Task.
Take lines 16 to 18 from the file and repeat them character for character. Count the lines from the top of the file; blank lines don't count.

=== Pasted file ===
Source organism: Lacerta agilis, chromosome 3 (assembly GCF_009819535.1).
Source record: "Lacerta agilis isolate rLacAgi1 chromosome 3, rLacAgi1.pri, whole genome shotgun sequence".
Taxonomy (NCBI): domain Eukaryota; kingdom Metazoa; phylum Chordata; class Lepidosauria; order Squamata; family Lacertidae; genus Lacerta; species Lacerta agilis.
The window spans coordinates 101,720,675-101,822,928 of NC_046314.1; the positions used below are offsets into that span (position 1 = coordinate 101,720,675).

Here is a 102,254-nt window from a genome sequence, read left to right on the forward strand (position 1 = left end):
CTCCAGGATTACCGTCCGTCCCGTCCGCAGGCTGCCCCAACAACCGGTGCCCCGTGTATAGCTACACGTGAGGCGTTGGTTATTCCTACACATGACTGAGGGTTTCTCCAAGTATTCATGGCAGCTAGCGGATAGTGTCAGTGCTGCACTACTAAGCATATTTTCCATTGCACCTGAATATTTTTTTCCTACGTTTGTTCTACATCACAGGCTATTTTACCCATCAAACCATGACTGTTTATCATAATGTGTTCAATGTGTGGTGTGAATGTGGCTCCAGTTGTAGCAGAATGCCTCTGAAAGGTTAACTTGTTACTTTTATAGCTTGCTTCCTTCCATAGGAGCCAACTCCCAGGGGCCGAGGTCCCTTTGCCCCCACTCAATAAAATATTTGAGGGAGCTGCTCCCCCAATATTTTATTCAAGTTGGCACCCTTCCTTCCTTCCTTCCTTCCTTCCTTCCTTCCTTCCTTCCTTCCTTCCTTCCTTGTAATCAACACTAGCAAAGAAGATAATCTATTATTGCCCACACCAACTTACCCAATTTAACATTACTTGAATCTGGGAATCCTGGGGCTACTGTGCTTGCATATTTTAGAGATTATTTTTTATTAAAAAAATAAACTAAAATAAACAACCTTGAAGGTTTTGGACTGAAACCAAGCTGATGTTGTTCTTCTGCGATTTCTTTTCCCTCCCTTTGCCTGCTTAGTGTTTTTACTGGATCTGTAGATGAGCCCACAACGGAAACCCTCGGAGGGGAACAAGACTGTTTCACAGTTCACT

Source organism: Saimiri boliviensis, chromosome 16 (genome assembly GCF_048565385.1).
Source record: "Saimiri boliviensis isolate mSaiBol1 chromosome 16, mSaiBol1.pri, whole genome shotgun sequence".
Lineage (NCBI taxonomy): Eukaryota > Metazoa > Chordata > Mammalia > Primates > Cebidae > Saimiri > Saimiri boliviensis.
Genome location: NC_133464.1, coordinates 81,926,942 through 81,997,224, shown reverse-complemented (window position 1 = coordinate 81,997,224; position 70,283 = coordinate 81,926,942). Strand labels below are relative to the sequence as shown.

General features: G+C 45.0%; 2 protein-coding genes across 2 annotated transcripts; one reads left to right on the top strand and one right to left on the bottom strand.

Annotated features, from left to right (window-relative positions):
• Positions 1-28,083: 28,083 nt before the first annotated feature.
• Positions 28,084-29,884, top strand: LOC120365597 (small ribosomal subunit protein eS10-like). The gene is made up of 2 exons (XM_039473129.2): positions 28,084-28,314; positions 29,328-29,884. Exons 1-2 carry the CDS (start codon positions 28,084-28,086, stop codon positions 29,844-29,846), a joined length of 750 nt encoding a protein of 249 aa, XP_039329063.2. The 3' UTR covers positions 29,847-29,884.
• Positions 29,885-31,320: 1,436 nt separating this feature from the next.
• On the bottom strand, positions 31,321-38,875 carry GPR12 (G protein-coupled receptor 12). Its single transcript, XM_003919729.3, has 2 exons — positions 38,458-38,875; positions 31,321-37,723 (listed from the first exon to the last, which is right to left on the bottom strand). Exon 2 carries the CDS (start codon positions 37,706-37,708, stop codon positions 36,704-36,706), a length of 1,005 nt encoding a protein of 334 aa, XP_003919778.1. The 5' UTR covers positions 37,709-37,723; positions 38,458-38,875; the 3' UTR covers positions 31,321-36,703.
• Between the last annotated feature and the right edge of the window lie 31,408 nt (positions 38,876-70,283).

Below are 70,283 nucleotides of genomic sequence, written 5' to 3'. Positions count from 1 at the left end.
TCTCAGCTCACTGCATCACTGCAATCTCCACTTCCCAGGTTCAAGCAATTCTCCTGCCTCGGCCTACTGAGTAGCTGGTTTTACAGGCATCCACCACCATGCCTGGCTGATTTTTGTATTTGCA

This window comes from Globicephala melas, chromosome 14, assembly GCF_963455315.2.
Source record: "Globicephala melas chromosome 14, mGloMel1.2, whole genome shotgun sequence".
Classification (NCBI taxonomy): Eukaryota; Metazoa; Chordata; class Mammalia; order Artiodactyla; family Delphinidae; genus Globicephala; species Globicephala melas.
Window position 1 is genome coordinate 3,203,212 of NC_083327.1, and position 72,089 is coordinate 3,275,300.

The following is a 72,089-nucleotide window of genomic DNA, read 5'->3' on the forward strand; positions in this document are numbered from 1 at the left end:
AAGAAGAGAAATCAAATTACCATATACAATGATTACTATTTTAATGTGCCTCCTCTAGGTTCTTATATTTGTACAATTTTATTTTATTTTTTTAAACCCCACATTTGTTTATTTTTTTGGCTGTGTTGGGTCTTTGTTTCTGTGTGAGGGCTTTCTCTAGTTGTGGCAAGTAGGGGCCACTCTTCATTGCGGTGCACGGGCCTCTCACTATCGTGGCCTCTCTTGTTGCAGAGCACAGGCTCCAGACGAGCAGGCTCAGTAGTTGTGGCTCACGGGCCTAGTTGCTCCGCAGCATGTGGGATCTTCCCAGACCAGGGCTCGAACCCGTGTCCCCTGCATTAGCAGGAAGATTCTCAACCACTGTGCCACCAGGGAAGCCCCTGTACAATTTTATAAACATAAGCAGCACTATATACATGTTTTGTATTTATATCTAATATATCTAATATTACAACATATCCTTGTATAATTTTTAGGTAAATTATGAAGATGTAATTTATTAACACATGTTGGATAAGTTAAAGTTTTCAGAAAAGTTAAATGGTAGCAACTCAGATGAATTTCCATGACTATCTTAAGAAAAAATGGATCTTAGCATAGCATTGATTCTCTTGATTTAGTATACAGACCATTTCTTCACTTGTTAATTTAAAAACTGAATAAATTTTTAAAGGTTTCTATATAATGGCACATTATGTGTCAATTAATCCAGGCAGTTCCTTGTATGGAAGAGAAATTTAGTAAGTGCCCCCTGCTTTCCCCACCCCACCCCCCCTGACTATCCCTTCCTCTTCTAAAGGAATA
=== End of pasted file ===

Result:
• On the bottom strand, positions 31,321-38,875 carry GPR12 (G protein-coupled receptor 12). Its single transcript, XM_003919729.3, has 2 exons — positions 38,458-38,875; positions 31,321-37,723 (listed from the first exon to the last, which is right to left on the bottom strand). Exon 2 carries the CDS (start codon positions 37,706-37,708, stop codon positions 36,704-36,706), a length of 1,005 nt encoding a protein of 334 aa, XP_003919778.1. The 5' UTR covers positions 37,709-37,723; positions 38,458-38,875; the 3' UTR covers positions 31,321-36,703.
• Between the last annotated feature and the right edge of the window lie 31,408 nt (positions 38,876-70,283).

Below are 70,283 nucleotides of genomic sequence, written 5' to 3'. Positions count from 1 at the left end.